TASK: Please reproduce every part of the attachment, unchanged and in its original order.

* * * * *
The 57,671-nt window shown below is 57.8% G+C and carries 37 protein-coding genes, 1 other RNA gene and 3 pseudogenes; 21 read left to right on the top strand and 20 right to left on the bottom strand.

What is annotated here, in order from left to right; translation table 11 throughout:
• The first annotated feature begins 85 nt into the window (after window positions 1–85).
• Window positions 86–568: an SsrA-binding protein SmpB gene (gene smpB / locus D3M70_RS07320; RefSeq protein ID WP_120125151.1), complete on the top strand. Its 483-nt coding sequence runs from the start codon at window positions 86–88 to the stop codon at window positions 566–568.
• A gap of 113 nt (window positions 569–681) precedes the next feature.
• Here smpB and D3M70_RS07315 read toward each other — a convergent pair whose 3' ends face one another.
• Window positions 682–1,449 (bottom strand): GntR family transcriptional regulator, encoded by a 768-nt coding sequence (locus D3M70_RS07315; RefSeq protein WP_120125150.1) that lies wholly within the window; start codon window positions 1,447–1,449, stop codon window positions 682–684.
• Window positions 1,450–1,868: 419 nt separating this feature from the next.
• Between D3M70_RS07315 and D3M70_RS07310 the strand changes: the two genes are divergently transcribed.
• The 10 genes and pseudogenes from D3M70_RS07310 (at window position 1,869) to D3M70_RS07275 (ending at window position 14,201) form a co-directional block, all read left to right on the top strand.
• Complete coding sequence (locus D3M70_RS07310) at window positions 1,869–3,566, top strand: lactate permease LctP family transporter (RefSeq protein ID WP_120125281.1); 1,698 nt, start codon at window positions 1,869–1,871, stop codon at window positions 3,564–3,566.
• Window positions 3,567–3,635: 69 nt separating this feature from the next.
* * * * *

The 57,671-nt window shown below is 57.8% G+C and carries 37 protein-coding genes, 1 other RNA gene and 3 pseudogenes; 21 read left to right on the top strand and 20 right to left on the bottom strand.

What is annotated here, in order from left to right; translation table 11 throughout:
• The first annotated feature begins 85 nt into the window (after window positions 1–85).
• Window positions 86–568: an SsrA-binding protein SmpB gene (gene smpB / locus D3M70_RS07320; RefSeq protein ID WP_120125151.1), complete on the top strand. Its 483-nt coding sequence runs from the start codon at window positions 86–88 to the stop codon at window positions 566–568.
• A gap of 113 nt (window positions 569–681) precedes the next feature.
• Here smpB and D3M70_RS07315 read toward each other — a convergent pair whose 3' ends face one another.
• Window positions 682–1,449 (bottom strand): GntR family transcriptional regulator, encoded by a 768-nt coding sequence (locus D3M70_RS07315; RefSeq protein WP_120125150.1) that lies wholly within the window; start codon window positions 1,447–1,449, stop codon window positions 682–684.
• Window positions 1,450–1,868: 419 nt separating this feature from the next.
• Between D3M70_RS07315 and D3M70_RS07310 the strand changes: the two genes are divergently transcribed.
• The 10 genes and pseudogenes from D3M70_RS07310 (at window position 1,869) to D3M70_RS07275 (ending at window position 14,201) form a co-directional block, all read left to right on the top strand.
• Complete coding sequence (locus D3M70_RS07310) at window positions 1,869–3,566, top strand: lactate permease LctP family transporter (RefSeq protein ID WP_120125281.1); 1,698 nt, start codon at window positions 1,869–1,871, stop codon at window positions 3,564–3,566.
• Window positions 3,567–3,635: 69 nt separating this feature from the next.